The footage, directed by Julia Knowles, is about as unassuming as the band itself: Close-ups alternate with pan shots; cameras occasionally move across the crowd. Crowded House were not the most dynamic band to watch. Aside from some pitiable “rock’n'roll moves”, the guys are pretty static, with Hart looking especially stoic. But that’s made up for by the unassuming strength of the material and performances, and by the good-natured, often comedic stage banter, of which Hester is the focal point. When he’s not drumming enthusiastically, his elastic face often mugging for the cameras, he’s cracking jokes and wielding a trident. During one unforgettable exchange, Finn tells the crowd that none of the band are actually from Sydney. Hester then exclaims that he’s “deposited a little bit of sperm in Sydney from time to time…there’s bound to be a relative out there somewhere!” Finn laughs and then, looking slightly annoyed, tells Hester, “Look, my family are out there, man.” Without missing a beat, Seymour chimes in with “Probably shared some with them, too.” It’s one of the few bits that winds up on the CD and, as much as any of the songs, it’s a testament to the chemistry and personality at play. When Hester later comes front-and-center for “Sister Madly”, Finn asks him to do some of his own “Italian Plastic”. When Hester obliges, the smart, jangly tune provides one of the show’s unexpected high points.
Just as important to most fans as the show itself will be the 2006 band commentary; featuring Finn, Seymour, and Hart; and mini-documentaries from 1996 and 2006. The commentary is impressive inasmuch as the guys are affable and manage to keep it going throughout the entire show, but is otherwise for diehard fans only. It does offer some hints of Finn’s notorious perfectionism, as he points out each of Seymour’s and Hart’s missed notes. There are kind words for Hester and a few gems, such as Seymour’s comment during “Distant Sun” that “It’s house music…you write a song like that, you go buy a big fuckin’ house.” To get to those, though, you have to suffer through journalist Lawrie Zion’s sycophantic comments and embarrassingly lame questions, which quickly descend to “Did you ever hire a choreographer to help with stage moves?”. Mind, this is Crowded House we’re talking about. The 2006 documentary with Finn and Seymour serves as a preview for the forthcoming reunion album and tour, while the ‘96 material consists of “behind the scenes” footage, newsclips, and interviews in which Finn defends his decision to break up the band at the height of its creativity and popularity while Seymour and Hart claim they still have another good album in them.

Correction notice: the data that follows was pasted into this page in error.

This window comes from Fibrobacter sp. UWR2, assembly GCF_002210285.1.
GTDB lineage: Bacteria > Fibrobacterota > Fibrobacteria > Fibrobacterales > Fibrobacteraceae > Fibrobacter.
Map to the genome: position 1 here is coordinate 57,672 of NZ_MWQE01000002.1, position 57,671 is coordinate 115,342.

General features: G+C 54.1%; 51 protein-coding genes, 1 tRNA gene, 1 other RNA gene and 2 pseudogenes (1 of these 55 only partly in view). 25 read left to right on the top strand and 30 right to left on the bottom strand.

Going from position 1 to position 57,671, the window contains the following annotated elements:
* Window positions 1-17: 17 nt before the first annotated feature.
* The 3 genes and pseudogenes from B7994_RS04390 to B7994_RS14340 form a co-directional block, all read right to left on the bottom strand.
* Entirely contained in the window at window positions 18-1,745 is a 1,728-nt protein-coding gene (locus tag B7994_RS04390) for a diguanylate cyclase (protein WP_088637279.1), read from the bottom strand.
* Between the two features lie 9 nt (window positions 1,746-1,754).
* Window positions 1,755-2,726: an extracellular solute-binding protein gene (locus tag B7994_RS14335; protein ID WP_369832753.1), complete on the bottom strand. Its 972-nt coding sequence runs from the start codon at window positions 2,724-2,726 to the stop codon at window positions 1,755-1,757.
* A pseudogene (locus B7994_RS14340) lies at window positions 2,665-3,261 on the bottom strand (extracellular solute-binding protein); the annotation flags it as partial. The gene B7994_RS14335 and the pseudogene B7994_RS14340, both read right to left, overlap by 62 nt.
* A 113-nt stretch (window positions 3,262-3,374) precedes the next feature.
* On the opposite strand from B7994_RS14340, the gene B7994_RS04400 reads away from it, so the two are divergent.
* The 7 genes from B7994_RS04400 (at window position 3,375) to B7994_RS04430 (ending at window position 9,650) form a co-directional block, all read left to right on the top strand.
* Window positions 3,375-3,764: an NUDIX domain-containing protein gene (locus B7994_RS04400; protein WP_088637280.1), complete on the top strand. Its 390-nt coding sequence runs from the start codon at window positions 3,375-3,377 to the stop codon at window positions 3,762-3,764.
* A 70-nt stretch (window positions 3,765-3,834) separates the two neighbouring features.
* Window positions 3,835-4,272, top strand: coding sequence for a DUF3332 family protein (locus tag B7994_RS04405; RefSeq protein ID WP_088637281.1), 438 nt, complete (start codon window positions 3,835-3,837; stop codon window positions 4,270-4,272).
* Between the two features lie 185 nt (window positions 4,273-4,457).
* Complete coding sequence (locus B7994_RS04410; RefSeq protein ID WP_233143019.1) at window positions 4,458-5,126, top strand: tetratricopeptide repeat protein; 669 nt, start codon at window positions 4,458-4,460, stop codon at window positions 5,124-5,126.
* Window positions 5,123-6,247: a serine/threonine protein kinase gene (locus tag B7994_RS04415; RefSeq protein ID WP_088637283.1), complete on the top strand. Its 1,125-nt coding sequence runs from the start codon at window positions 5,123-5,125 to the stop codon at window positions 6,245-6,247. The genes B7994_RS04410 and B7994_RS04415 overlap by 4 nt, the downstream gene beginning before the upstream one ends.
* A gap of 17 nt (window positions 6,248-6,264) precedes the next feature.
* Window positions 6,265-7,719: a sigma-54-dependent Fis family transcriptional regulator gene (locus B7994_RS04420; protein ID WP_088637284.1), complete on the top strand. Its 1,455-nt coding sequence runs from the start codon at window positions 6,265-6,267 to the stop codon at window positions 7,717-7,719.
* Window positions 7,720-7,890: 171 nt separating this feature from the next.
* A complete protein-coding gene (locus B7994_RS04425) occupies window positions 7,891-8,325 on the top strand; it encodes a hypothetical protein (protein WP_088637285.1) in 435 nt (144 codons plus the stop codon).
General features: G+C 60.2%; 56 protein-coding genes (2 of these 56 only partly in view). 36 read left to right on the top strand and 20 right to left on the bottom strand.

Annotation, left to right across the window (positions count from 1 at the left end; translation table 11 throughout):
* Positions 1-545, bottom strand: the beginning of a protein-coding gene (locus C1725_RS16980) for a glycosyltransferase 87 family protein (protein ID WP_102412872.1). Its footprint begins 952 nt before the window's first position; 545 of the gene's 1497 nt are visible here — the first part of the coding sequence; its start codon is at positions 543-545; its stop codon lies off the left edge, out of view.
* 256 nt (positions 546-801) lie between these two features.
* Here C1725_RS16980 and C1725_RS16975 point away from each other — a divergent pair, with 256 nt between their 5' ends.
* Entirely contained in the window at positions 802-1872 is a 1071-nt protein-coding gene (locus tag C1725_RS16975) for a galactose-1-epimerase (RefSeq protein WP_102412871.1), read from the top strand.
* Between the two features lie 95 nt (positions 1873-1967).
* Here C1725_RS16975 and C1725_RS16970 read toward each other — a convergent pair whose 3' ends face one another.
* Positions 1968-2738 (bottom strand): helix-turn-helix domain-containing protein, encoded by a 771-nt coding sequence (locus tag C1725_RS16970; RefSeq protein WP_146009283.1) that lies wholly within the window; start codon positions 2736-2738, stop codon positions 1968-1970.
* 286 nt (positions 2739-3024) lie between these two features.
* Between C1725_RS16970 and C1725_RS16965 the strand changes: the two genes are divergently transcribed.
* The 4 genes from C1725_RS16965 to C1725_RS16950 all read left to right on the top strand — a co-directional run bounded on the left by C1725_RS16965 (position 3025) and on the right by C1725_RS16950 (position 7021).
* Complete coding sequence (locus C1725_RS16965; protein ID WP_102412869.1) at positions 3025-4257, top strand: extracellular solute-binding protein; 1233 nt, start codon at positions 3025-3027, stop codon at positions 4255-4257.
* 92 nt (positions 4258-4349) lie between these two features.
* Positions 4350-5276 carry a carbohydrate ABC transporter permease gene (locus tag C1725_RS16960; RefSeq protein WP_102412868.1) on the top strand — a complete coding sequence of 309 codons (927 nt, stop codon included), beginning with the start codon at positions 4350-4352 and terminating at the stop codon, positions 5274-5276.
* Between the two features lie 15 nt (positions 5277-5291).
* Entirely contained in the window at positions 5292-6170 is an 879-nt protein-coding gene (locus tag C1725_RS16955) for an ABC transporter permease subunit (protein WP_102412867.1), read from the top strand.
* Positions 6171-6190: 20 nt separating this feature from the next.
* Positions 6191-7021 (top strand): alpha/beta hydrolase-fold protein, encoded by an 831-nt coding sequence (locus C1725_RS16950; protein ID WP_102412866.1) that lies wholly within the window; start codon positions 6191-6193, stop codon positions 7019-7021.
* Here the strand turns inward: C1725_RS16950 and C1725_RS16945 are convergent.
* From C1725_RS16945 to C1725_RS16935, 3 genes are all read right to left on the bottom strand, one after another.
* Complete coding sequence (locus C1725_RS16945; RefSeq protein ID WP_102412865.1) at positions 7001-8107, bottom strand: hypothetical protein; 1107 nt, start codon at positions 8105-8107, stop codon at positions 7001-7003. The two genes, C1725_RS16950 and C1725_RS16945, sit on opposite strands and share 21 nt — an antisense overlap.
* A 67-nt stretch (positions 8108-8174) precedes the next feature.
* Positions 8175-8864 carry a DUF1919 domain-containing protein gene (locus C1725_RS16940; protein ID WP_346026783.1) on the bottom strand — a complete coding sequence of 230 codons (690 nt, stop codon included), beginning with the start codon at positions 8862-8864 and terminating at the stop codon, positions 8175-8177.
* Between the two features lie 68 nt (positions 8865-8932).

This is a thoughtful, well-produced package. You have the songs. You have the performances. And then there are the extras. But really, to get a sense of just what was so special about Crowded House, all you need to do is listen to the end of the commentary. Zion is naming some people who are present in the room, and among them is Lorraine. She is Paul Hester’s dog. She now lives with Finn and his family in New Zealand. “Only Paul would name a dog Lorraine,” Finn says with no small amount of affection.